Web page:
Simon MacMichael February 27 2018
A consultation into a proposed Cycle Superhighway in west London has generated more than 5,000 responses, with people in favour outnumbering opponents by three to two. The proposals received support from major local employers including Sky UK and Glaxo-SmithKline, while some bizarre grounds were raised in objection.
The route, CS9, is scheduled to run from Kensington Olympia to Brentford, with a later extension planned westwards to Hounslow, with Transport for London (TfL) publishing a report today into a consultation held late last year.
Part of the route passes along Chiswick High Road, where there has been vociferous opposition to the project from some local businesses and residents, as well as Conservative councillors.
Unsurprisingly, that section of the route generated a higher level of responses than any other section under consultation.
But even there 59 per cent of respondents supported the plans, with 43 per cent showing strong support, against 38 per cent who opposed them, 33 per cent strongly.
Will Norman, London’s walking and cycling commissioner, said: “It’s great news that our plans to improve walking and cycling in west London have been backed by Londoners.
“Cycle Superhighway 9 will improve safety for cyclists and make the area more attractive for pedestrians, providing real benefits to the whole community.
“I look forward to working closely with the borough councils to consider all of the responses and develop our plans further,” he added.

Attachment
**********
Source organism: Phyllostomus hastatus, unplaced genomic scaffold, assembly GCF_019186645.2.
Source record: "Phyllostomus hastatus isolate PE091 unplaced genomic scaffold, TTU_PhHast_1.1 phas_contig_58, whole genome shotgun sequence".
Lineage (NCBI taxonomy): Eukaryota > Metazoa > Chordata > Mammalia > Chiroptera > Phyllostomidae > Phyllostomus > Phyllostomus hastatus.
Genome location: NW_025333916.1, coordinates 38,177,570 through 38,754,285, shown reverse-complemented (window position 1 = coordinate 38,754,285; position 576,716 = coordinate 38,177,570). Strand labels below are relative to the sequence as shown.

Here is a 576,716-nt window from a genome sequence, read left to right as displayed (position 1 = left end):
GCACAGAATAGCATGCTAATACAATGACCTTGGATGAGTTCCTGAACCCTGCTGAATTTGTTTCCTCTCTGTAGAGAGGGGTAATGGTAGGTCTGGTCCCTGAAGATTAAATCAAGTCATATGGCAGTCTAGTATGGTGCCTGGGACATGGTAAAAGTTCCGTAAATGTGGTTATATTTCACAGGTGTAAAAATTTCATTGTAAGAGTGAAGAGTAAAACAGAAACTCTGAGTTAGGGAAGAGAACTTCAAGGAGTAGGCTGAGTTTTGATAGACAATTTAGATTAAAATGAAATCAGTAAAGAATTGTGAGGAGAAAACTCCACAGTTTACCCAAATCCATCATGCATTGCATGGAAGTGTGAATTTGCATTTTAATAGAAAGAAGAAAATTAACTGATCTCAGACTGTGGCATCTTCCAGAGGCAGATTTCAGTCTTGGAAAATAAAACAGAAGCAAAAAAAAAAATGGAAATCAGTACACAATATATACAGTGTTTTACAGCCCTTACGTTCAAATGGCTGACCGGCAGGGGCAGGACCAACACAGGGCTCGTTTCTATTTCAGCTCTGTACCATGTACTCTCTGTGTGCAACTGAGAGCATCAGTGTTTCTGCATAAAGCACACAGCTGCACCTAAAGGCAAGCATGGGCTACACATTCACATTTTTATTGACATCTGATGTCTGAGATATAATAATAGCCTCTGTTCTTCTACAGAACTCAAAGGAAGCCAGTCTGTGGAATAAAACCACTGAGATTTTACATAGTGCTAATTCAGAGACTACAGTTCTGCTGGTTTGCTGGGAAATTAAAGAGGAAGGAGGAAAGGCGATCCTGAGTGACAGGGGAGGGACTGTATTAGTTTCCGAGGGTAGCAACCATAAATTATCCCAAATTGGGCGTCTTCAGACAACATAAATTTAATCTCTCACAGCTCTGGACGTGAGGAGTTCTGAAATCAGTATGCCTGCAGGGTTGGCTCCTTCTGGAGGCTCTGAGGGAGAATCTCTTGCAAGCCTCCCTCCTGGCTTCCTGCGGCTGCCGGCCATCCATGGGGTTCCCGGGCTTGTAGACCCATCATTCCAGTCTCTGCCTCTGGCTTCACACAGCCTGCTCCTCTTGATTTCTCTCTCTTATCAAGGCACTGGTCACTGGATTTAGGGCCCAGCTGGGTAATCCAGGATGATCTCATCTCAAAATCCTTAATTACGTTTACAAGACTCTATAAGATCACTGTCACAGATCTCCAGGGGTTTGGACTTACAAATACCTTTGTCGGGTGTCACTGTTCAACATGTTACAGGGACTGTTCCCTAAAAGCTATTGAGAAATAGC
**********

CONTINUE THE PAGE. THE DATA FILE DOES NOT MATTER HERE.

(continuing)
Among businesses supporting the route were Brentford-based GlaxoSmithKline, which called for it to be extended westwards to Heathrow Airport – an appeal also made by the airport itself – and at the eastern end to Hyde Park, where it would link with the existing East-West Cycle Superhighway.
That would require a change in attitude from the Royal Borough of Kensington and Chelsea, however, which has so far resisted calls to allow segregated infrastructure for cyclists to run along Kensington High Street.
The broadcaster Sky UK, which is based in Osterley, also called for the route to run from Hyde Park to Heathrow and said it would encourage visitors and more of its staff to cycle, since it would give them somewhere safe to ride.
Among businesses opposed to the proposals were two that operate buses on behalf of TfL.
One, RATP Dev London – owned by the Parisian equivalent of TfL – said that “as cyclists love using bus lanes, a bus lane should be built from Olympia to Hounslow instead, and suggested this would keep the majority of people happy,” according to the consultation report.
The other, Red Routemaster, “claimed that Cycle Superhighways were the sole cause of slower motor traffic journeys in London, and have increased costs for fuel and driver hours,” the report said.
“They objected to schemes that benefit minority road users and claimed encouraging cycling would increase collisions.”